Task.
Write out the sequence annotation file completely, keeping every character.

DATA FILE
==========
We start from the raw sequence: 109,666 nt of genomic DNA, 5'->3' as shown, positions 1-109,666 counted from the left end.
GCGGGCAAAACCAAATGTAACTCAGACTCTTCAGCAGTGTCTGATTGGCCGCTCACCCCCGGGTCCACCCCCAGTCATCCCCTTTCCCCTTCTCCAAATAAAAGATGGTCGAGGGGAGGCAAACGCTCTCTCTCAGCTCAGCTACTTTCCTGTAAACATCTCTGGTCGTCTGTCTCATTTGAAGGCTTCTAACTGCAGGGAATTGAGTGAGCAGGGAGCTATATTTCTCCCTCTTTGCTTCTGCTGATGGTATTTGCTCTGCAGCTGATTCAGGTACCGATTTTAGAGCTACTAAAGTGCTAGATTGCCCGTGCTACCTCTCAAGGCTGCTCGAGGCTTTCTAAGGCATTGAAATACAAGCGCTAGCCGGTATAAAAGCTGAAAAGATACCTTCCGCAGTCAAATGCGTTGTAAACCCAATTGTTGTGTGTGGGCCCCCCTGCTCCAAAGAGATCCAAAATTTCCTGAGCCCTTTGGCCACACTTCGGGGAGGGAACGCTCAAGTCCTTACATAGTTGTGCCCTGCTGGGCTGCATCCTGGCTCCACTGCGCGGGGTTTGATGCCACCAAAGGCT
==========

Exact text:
We start from the raw sequence: 109,666 nt of genomic DNA, 5'->3' as shown, positions 1-109,666 counted from the left end.
GCGGGCAAAACCAAATGTAACTCAGACTCTTCAGCAGTGTCTGATTGGCCGCTCACCCCCGGGTCCACCCCCAGTCATCCCCTTTCCCCTTCTCCAAATAAAAGATGGTCGAGGGGAGGCAAACGCTCTCTCTCAGCTCAGCTACTTTCCTGTAAACATCTCTGGTCGTCTGTCTCATTTGAAGGCTTCTAACTGCAGGGAATTGAGTGAGCAGGGAGCTATATTTCTCCCTCTTTGCTTCTGCTGATGGTATTTGCTCTGCAGCTGATTCAGGTACCGATTTTAGAGCTACTAAAGTGCTAGATTGCCCGTGCTACCTCTCAAGGCTGCTCGAGGCTTTCTAAGGCATTGAAATACAAGCGCTAGCCGGTATAAAAGCTGAAAAGATACCTTCCGCAGTCAAATGCGTTGTAAACCCAATTGTTGTGTGTGGGCCCCCCTGCTCCAAAGAGATCCAAAATTTCCTGAGCCCTTTGGCCACACTTCGGGGAGGGAACGCTCAAGTCCTTACATAGTTGTGCCCTGCTGGGCTGCATCCTGGCTCCACTGCGCGGGGTTTGATGCCACCAAAGGCT